Map released: Thurs. September 28, 2023
Data valid: September 26, 2023 at 8 a.m. EDT


  • None
  • D0 (Abnormally Dry)
  • D1 (Moderate Drought)
  • D2 (Severe Drought)
  • D3 (Extreme Drought)
  • D4 (Exceptional Drought)
  • No Data


United States and Puerto Rico Author(s):

Pacific Islands and Virgin Islands Author(s):

The Drought Monitor focuses on broad-scale conditions. Local conditions may vary. See accompanying text summary for forecast statements.


Statistics type ?
Week Date None D0-D4 D1-D4 D2-D4 D3-D4 D4 DSCI

Estimated Population in Drought Areas:

Midwest Drought Summary

Western parts of the Midwest region were inundated with heavy rain while eastern parts received little to no rain this week. Large areas in Minnesota and Wisconsin, and parts of Iowa, Illinois, and Missouri, received 2 inches or more, with locally 5+ inches of rain observed. Abnormal dryness and moderate to exceptional drought were reduced in these states, with some 2-category changes occurring. Meanwhile, abnormal dryness and moderate drought expanded across much of Indiana, Ohio, and Kentucky, where soils were drying, streams were low, and the last 1 to 2 months were extremely dry, and in parts of Michigan, Missouri, and Illinois. Reports received by the Indiana Extension Office included rapid maturation of crops, trees losing leaves, plants dying, large cracks in soils, stunted lawns, and dropping pond levels across the state, with burn bans in place. In Missouri, there were reports of dry ponds in the Bootheel. Temperatures were warmer than normal across most of the region, with anomalies reaching 8 to 12 degrees above normal over parts of Minnesota and Wisconsin. Soils continued to dry in the Ohio Valley. According to USDA statistics, 68% of the topsoil in Indiana was short or very short of moisture; this was an increase of 12% compared to last week. The statistics were 55% in Ohio (an increase of 12% compared to last week), 52% in Kentucky (up 9%), and 30% in Michigan (up 16%). The rain in the Upper Mississippi Valley improved soil moisture, but not by much. In Iowa, 73% of the topsoil moisture was still short to very short, 70% in Minnesota, 60% in Wisconsin, and 58% in Missouri.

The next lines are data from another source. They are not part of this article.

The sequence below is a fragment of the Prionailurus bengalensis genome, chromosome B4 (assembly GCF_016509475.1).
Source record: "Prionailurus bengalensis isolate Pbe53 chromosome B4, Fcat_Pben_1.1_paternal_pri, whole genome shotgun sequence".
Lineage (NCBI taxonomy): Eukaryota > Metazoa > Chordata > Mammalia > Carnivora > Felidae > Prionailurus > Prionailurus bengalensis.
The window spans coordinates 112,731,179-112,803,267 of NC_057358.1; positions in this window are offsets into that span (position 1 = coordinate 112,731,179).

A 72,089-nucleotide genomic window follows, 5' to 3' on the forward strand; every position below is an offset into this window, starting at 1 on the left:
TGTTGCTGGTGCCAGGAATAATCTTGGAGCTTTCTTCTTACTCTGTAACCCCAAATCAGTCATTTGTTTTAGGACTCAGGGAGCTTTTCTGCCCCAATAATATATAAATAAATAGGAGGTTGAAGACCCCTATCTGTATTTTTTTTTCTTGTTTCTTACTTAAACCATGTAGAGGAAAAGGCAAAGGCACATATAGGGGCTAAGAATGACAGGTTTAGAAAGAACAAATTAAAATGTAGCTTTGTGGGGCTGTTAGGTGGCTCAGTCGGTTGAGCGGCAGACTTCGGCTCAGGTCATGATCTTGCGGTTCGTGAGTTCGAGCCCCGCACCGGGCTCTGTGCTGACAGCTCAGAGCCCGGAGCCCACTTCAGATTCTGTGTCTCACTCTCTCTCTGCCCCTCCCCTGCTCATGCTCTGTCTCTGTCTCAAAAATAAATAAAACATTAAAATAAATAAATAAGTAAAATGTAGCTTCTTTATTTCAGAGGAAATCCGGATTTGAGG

Full Summary

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